Pivot to mobile video frustration

I think that the short-term gains of the infamous “pivot to video” tactic — that it brings in more advertising dollars — will start to plummet as publishers and advertisers realize that this isn’t the content that consumers actually want. So many more people are consuming news and content on phones, and video on mobile...

The year of the great reckoning

The #metoo movement has come to journalism, but the #onlineabuse conversation will overtake that as journalists worldwide rebel against the 24/7 commodification of their lives by media organizations and hold management to account for their always-on, social media policies and the pimping of their emotional wellbeing.

News games rule

Four years ago, @runixo made an interactive world map that showed how a few thousand of security cameras connected to the internet were broadcasting live through the networks without the owners knowing. We put on the front page of a newspaper, Página/12, and the blowback lived for exactly one morning. Then suddenly, a few days...

Letting black women tell their own stories

Many movements in 2017 were either started or shaped by black women. From #MeToo to the recent special election for the Alabama Senate seat, black women showed up and showed out. But too often their voices were drowned out by those with more visibility and left unheard by those who were able to silence them....

Skepticism and narcissism

2018 is the year when our skepticism has to be stronger than our narcissism. You remember Narcissus, right? The hot young Greek who fell so passionately in love with his reflection that he wasted away and died? All that remains of Narcissus is his namesake flower — something strictly ornamental and meant to be cut...

Design connects storytelling and strategy

We all want the user to take an action. Editorial wants another click or more time spent on site. Revenue wants another display ad. Audience wants a funnel entry point. Video wants that preroll. In any media business, every stakeholder has a goal to achieve. By aligning strategies from revenue, video, editorial, and audience departments,...

The New York Times has halved its free monthly articles to 5, its most significant paywall change since 2012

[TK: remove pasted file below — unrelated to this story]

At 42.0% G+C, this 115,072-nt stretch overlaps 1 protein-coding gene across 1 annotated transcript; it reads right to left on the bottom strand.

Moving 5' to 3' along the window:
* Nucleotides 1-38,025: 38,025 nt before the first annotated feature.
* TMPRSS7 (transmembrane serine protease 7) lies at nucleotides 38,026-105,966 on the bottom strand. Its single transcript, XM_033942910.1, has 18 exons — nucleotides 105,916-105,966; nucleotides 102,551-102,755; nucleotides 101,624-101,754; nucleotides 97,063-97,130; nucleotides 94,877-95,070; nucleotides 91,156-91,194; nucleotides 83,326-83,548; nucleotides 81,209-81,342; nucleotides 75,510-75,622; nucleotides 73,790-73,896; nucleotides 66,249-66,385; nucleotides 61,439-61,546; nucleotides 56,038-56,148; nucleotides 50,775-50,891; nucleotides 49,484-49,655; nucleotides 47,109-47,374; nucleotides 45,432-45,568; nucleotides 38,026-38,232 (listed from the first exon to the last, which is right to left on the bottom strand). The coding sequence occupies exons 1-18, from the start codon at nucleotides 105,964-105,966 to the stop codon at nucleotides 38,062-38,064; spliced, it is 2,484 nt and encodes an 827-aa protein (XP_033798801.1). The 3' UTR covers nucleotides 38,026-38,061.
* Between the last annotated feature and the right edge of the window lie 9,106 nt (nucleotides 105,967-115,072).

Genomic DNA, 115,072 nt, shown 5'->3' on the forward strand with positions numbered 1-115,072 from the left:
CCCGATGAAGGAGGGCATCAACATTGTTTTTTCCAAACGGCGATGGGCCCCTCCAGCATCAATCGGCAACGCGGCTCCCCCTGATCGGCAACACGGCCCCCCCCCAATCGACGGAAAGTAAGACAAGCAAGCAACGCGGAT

The great paywall tightening of 2017 continues. The New York Times said Friday that it will cut the number of free articles available to “most” non-subscribers each month from 10 to five, Bloomberg reported. The change is the most significant one the Times has made to its pay model since 2012, when it cut the...

Maybe it’s also time to start calling fact-checking something else. (Anybody got any ideas?)

“Social media is still a relatively small of most people’s news diet.” Stanford economist Matthew Gentzkow came to Northeastern University yesterday to go over a bunch of his research to try to answer three questions: 1. Are Americans more polarized than ever? 2. Is it the Internet’s fault? 3. Did fake news change the 2016...

Stratechery, but for jokes about Frasier: Mallory Ortberg tries the paid newsletter route

Our old friend Tim Carmody recently revived his email newsletter (and started a Patreon, go give him love), and today’s edition features an interview with the writer Mallory Ortberg, perhaps best known as one of the founders of the late The Toast. Among other things, they talk about Ortberg’s new experiment into subscriber-supported media —...

Why don’t people trust the news and social media? A new report lets them explain in their own words

A new report from the Reuters Institute for the Study of Journalism offers a bit more insight into what’s driving distrust in news organizations across the world. Working with YouGov, the Reuters Institute for the Study of Journalism polled around 18,000 people across nine countries (U.S., Germany, UK, Ireland, Spain, Denmark, Australia, France, and Greece)...

Copyright © 2015 Regator, LLC